An item with an interesting local connection which is for sale at this Saturday’s Norwich Fleamarket is a rare Victorian large folio of European brass rubbings collected by a Norwich cleric.
The Irish-born Reverend William Creeny, vicar of St Michael-at-Thorn, a pre-Conquest church in the city destroyed in 1942 by what were known as the Baedeker Raids (Luftwaffe targets identified from the famed tourist guides), was a past president of the Monumental Brass Society, founded in 1887 by a group of Cambridge undergraduates and still going, with 500 members.
He was a leading authority on continental brasses and copies of his A Book of Fac-similes [sic] of Monumental Brasses on the Continent of Europe published in 1884 are in the V&A, the Royal Academy and the British Museum.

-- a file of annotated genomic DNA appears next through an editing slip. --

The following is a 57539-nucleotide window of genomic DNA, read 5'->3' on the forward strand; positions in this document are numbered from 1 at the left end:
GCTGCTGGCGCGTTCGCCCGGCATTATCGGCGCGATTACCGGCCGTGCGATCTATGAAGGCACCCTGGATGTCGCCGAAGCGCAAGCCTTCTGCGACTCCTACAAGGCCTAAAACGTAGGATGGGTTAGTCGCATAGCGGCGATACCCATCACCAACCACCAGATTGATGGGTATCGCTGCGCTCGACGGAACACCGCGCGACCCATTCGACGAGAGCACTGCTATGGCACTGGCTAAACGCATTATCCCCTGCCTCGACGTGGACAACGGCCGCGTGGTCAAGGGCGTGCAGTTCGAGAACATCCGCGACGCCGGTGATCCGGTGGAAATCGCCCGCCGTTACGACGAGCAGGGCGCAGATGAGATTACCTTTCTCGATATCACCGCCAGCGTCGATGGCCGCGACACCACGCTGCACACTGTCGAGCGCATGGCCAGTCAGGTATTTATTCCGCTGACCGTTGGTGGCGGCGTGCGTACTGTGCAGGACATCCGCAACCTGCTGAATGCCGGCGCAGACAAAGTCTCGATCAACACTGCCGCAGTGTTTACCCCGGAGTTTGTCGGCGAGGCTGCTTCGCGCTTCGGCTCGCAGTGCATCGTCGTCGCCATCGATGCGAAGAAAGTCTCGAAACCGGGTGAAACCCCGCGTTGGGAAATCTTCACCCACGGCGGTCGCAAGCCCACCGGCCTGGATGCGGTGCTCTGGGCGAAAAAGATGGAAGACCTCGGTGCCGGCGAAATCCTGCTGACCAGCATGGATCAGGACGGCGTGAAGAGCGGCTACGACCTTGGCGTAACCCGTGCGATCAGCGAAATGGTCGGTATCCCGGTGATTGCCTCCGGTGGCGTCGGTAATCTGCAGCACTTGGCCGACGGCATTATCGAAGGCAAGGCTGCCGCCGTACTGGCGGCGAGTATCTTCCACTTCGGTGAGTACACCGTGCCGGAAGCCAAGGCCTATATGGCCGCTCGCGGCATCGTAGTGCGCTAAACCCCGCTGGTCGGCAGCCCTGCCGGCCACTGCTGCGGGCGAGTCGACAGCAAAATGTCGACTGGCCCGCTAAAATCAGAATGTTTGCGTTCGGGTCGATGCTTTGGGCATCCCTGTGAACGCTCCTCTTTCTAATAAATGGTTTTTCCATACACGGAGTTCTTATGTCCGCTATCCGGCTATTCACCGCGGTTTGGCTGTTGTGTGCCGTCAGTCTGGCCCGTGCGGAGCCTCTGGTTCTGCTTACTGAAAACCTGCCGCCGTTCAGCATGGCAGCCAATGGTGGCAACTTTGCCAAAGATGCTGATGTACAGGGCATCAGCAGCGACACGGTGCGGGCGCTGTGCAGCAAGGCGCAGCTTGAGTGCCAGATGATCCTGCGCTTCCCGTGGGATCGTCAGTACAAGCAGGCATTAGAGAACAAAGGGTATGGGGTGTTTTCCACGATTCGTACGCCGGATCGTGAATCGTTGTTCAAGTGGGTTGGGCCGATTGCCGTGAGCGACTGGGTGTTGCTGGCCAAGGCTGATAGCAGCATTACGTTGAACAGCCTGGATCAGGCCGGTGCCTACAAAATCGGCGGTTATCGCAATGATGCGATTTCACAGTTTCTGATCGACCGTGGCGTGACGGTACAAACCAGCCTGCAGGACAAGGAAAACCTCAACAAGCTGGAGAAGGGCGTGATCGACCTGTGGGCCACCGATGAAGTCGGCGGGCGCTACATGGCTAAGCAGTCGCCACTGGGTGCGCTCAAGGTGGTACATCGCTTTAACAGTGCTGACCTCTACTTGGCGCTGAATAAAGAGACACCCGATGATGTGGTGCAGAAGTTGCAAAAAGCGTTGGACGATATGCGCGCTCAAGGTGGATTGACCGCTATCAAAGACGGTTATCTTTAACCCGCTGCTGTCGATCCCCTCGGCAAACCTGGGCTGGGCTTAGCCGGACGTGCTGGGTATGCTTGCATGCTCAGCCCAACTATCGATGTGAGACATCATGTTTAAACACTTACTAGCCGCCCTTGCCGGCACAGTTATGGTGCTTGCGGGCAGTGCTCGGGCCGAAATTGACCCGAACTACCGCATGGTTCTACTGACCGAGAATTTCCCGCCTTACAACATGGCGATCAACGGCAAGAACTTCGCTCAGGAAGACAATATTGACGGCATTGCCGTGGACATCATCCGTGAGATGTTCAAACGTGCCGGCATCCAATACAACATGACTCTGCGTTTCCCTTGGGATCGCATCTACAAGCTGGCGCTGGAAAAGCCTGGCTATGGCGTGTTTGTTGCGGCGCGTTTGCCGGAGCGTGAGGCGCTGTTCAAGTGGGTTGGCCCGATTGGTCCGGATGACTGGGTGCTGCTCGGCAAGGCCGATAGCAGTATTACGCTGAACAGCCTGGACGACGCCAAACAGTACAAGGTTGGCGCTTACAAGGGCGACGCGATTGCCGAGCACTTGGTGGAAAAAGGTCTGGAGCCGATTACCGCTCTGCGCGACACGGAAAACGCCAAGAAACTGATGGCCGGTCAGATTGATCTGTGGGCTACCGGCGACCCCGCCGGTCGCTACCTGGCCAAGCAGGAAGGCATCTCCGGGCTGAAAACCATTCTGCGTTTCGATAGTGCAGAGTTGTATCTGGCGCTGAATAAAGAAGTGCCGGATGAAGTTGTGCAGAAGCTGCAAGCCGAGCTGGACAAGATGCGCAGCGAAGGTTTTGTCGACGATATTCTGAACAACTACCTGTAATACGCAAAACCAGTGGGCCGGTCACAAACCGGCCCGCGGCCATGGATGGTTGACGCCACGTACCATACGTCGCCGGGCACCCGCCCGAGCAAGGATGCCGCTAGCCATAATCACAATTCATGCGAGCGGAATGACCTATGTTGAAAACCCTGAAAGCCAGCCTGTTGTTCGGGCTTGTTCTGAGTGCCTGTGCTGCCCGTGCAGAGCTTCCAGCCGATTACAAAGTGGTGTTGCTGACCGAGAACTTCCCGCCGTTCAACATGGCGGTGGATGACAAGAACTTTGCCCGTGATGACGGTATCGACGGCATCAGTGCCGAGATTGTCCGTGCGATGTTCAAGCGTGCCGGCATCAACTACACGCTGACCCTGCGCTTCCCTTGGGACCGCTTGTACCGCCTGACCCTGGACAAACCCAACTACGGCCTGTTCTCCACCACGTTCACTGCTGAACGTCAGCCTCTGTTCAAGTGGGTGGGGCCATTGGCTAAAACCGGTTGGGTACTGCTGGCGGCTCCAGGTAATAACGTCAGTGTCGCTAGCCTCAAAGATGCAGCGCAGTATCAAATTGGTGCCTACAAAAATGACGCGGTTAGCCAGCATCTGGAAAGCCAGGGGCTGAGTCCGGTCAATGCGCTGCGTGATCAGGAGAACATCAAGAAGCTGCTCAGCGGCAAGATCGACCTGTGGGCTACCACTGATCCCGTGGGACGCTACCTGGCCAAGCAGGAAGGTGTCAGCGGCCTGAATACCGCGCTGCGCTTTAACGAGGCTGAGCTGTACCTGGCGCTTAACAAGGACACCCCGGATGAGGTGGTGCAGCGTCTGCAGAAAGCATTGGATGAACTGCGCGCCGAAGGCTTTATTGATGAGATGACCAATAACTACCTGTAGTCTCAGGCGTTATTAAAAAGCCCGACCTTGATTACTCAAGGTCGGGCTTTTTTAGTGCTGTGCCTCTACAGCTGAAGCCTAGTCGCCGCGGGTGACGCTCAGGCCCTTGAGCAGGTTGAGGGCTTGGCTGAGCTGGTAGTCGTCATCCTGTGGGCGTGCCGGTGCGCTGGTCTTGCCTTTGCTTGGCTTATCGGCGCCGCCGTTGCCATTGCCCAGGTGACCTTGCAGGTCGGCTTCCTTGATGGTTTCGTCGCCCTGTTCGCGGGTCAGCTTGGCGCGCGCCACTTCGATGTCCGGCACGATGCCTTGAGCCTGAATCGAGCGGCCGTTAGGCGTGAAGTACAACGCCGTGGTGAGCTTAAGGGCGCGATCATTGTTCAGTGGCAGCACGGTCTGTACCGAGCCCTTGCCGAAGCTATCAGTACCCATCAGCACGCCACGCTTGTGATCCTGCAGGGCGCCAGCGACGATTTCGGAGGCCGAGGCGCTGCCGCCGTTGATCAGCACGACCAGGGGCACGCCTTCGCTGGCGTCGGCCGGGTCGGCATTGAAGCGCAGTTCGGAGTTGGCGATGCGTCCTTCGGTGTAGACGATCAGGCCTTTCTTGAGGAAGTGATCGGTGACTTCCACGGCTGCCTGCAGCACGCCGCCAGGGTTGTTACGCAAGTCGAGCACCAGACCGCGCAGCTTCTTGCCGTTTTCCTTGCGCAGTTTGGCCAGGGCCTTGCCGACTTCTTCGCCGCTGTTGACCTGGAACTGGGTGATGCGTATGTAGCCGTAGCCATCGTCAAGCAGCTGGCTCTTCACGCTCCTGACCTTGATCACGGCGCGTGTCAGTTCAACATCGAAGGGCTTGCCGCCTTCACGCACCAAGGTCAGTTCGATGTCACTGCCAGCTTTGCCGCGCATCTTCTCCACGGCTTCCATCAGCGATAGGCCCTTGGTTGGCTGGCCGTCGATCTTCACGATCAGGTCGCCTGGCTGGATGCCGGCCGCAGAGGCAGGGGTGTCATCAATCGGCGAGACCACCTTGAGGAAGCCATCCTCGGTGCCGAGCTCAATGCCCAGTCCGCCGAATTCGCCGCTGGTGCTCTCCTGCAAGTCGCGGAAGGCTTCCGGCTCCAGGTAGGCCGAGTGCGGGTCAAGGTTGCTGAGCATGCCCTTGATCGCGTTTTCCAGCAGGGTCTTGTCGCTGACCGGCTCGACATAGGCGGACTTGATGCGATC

Bought at auction, the folio which is being offered by local dealer Malcolm James at £110 is in its original binding and has some 80 illustrations with fascinating details.
Measuring 15 x 22.5in (38 x 57.5cm), it covers the period 1231 to 1600 and includes rubbings from Belgium, Holland, Prussian Poland, France, Switzerland, Denmark and Sweden. Rev Creeny visited churches in towns such as Meissen, Ypres, and Ghent later wrecked in both world wars.
Brasses include those of the Danish King Eric and Queen Ingborg of Ringstead (1319) and Don Parafan, Duke of Alcala of Seville (1571).
The monthly 100-dealer Norwich Fleamarket is at St Andrew's Halls on Saturday, April 12.